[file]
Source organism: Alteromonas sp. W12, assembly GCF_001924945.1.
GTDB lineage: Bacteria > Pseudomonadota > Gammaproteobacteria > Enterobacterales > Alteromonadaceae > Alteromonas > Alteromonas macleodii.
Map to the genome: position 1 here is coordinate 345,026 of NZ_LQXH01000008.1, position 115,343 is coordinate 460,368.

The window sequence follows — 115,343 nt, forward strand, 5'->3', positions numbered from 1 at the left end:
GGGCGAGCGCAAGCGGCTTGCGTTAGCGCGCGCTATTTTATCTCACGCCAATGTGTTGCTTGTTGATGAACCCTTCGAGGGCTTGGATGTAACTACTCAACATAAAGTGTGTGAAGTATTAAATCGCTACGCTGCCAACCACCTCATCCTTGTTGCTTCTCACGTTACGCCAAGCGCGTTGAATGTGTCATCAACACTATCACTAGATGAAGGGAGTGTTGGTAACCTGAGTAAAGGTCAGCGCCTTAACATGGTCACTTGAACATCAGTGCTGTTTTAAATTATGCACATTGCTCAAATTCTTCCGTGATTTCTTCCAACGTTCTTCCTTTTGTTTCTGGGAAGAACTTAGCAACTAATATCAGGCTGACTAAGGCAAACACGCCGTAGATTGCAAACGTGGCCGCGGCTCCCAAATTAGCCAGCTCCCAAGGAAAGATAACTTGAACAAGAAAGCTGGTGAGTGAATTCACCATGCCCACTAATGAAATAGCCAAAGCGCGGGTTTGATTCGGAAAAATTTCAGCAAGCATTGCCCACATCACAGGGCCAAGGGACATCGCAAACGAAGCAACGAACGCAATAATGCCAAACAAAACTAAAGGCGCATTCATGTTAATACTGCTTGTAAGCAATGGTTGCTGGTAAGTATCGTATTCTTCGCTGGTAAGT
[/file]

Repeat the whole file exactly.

Source organism: Alteromonas sp. W12, assembly GCF_001924945.1.
GTDB lineage: Bacteria > Pseudomonadota > Gammaproteobacteria > Enterobacterales > Alteromonadaceae > Alteromonas > Alteromonas macleodii.
Map to the genome: position 1 here is coordinate 345,026 of NZ_LQXH01000008.1, position 115,343 is coordinate 460,368.

The window sequence follows — 115,343 nt, forward strand, 5'->3', positions numbered from 1 at the left end:
GGGCGAGCGCAAGCGGCTTGCGTTAGCGCGCGCTATTTTATCTCACGCCAATGTGTTGCTTGTTGATGAACCCTTCGAGGGCTTGGATGTAACTACTCAACATAAAGTGTGTGAAGTATTAAATCGCTACGCTGCCAACCACCTCATCCTTGTTGCTTCTCACGTTACGCCAAGCGCGTTGAATGTGTCATCAACACTATCACTAGATGAAGGGAGTGTTGGTAACCTGAGTAAAGGTCAGCGCCTTAACATGGTCACTTGAACATCAGTGCTGTTTTAAATTATGCACATTGCTCAAATTCTTCCGTGATTTCTTCCAACGTTCTTCCTTTTGTTTCTGGGAAGAACTTAGCAACTAATATCAGGCTGACTAAGGCAAACACGCCGTAGATTGCAAACGTGGCCGCGGCTCCCAAATTAGCCAGCTCCCAAGGAAAGATAACTTGAACAAGAAAGCTGGTGAGTGAATTCACCATGCCCACTAATGAAATAGCCAAAGCGCGGGTTTGATTCGGAAAAATTTCAGCAAGCATTGCCCACATCACAGGGCCAAGGGACATCGCAAACGAAGCAACGAACGCAATAATGCCAAACAAAACTAAAGGCGCATTCATGTTAATACTGCTTGTAAGCAATGGTTGCTGGTAAGTATCGTATTCTTCGCTGGTAAGT